NAA Update: The £7.6 trillion per year opportunity – are you ready?
The Road to Zero strategy has been published, which sets out the next steps to cleaner road transport and delivering the UK’s Industrial Strategy…
The strategy includes incentives for consumers, but it’s also big news for NAA members, because the government‘s mission is to put the UK at the forefront of an industry that is estimated to be worth up to £7.6 trillion per year by 2050.
The government says that the strategy ‘sets the stage for the biggest technology advancement to hit UK roads since the invention of the combustion engine’.
The strategy confirms the UK’s ambition to see at least half of new cars to be ultra-low emission by 2030 as part of plans to make ‘the UK the best place in the world to build and own an electric vehicle’ (a ‘ULEV’ is currently a vehicle that emits 75g/km CO2 or less, but the strategy states that the government is yet to ‘set out definitions of ultra-low and zero emission vehicles that local areas may adopt’).
Is your company ready for this opportunity? Please speak to me about your plans.
You can read more about the Road to Zero strategy in the separate article below. (Link to the The Road to Zero strategy)
The APC has also published updated vehicle technology roadmaps. Ian Constance, CEO, Advanced Propulsion Centre, says: “After decades of evolution, vehicle technology is now at an inflexion point, changing faster than at any time in the last 100 years. That presents a tremendous opportunity for British businesses.” Again, see our separate article below. (Link to New Automotive Technology Roadmap)
As the news of the Road to Zero release broke, I was one month into the life of my BMW i3. After many years of company cars I found that choosing a new car, or its arrival, lost the excitement that it used to have when I was younger! However, this time it was different. We took delivery in June of our i3, nicknamed ‘Hexy’ as it helps me to remember the registration plate – and it’s the first time that I have ever named a car. BMW know how to provide a vehicle handover – we were taken to a room with a most impressive wall-sized picture of Preston and we were able to drive it out of the showroom. We went for the range-extender version as our car use is changing and we were not convinced that a battery-only version would be right for us, and also on the advice of Paul Clarke.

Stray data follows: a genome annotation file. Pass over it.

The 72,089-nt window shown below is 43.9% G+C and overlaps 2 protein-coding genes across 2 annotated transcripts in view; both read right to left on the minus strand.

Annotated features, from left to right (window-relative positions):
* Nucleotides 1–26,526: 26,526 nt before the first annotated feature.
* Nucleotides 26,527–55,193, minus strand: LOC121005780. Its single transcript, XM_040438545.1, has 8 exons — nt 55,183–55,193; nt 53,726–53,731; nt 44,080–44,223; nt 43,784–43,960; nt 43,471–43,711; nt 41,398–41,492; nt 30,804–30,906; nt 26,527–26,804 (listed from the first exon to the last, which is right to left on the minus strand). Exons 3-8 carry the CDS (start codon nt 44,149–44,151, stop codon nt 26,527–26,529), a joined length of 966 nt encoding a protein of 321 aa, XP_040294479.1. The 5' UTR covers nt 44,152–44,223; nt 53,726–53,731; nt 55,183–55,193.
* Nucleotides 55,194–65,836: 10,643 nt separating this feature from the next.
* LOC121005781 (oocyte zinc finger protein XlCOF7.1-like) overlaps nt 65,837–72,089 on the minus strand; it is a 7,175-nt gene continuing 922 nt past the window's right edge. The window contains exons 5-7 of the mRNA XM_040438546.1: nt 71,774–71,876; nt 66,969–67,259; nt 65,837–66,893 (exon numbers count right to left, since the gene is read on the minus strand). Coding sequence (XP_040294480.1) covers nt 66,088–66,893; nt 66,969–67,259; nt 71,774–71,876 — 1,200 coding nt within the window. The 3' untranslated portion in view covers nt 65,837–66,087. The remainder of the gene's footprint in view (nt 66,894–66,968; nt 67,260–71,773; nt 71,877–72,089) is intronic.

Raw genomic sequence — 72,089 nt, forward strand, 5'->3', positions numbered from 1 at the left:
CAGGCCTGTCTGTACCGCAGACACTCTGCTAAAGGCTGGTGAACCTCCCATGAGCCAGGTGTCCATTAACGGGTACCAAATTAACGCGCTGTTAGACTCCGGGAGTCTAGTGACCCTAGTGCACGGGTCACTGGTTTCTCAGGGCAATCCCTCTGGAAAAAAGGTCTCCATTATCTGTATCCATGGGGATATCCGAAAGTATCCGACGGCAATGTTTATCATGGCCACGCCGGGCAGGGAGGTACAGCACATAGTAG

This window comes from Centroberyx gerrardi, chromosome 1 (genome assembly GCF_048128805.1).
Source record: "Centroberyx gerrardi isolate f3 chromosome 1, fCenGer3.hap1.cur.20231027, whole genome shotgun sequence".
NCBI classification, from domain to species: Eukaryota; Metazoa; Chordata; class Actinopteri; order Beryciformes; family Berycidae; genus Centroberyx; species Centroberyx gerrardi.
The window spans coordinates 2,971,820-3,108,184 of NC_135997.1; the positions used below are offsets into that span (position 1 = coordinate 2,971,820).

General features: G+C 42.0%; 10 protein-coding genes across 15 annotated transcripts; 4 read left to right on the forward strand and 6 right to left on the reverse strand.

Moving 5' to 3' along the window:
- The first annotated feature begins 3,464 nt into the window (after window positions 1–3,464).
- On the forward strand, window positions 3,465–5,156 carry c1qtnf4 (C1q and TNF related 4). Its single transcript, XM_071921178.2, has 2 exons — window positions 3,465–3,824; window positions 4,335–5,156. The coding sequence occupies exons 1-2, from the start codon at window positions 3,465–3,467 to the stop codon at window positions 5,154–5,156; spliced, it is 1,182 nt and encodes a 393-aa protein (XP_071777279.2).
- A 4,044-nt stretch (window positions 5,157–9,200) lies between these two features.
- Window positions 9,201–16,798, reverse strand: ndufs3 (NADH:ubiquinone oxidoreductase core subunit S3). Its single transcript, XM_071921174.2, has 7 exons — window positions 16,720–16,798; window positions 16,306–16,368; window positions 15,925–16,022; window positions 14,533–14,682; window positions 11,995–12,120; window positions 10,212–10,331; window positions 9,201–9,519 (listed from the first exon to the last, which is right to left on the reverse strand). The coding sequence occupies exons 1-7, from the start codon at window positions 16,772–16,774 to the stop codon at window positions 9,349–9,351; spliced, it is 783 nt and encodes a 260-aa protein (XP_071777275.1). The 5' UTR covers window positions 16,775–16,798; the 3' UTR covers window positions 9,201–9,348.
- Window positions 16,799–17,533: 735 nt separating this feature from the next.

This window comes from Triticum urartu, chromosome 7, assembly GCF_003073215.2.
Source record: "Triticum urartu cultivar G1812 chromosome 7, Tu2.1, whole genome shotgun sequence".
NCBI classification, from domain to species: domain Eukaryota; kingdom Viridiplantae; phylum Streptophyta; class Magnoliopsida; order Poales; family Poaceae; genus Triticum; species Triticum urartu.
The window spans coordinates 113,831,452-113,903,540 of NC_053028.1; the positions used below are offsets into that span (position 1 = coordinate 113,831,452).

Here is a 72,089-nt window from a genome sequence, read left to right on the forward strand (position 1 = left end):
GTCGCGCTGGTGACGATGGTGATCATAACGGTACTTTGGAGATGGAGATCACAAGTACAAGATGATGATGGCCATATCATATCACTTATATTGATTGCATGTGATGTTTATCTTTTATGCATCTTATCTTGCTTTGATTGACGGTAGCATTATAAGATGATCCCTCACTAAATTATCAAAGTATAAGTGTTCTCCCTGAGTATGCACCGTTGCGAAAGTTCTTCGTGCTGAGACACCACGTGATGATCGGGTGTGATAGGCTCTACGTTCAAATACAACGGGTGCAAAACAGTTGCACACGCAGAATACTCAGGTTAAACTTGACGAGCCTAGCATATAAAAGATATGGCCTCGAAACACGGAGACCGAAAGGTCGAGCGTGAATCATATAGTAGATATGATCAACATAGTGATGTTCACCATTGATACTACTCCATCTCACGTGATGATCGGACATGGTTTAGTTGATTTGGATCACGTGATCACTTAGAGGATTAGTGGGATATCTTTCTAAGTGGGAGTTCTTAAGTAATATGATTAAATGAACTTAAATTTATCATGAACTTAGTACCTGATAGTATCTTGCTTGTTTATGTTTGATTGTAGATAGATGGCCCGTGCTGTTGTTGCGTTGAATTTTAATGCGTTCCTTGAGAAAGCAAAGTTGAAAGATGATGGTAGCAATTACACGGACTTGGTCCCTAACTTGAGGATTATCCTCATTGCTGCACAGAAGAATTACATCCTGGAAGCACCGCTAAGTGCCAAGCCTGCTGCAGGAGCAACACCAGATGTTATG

One month and one thousand miles later I have really enjoyed not only driving ‘Hexy’ but also understanding our usage, including where and how to get electricity into her, and the ease of use. Only once has it dipped into the range-extender and that was after a return trip to Burton-On-Trent. I have ‘topped-up’ on the motorway three times, only paying once, as the app wasn’t functioning correctly to take my money on the other two occasions, but it still delivered power! We also took benefit of the government grant for home charging units and got ourselves a PodPoint. We haven’t noticed any difference in our electricity consumption at home and paid £2.19 on the motorway, so that’s cheap motoring in my books! We have yet to try one of our regular longer distance journeys to either Norfolk or Dorset, but it will happen soon. Verdict so far is 10/10.
On 26th June I had the privilege to be invited to attend the International Women in Engineering Day, a Women’s Engineering Society (WES) event held at the Royal Academy of Engineering. It was for the 2018 Top 50 Women in Engineering (Returners and Transferrers) and what an impressive bunch! As I commented to one, I’m ineligible having always been in engineering, and only taking extended maternity leave of one year in my company! So why do I mention this? I could only see that one of the recipients came from the automotive industry – Katie Atkinson, a Materials Engineer at Jaguar Land Rover. Surely, we can do better than 1 in 50?
Currently 12% of women are in professional engineering roles. WES is 100 years old in 2019 (I joined in 1977) and they are going to be launching their vision of 30% women in professional engineering roles by 2030. So with plenty of research that shows that performance and productivity is better with a diverse workforce, what is your answer to these questions?
a) Is 12% of your professional engineering workforce female?
b) What are you going to do to increase your percentage of your female professional engineering workforce?
Enjoy the summer and your holidays as our next newsletter will be late August.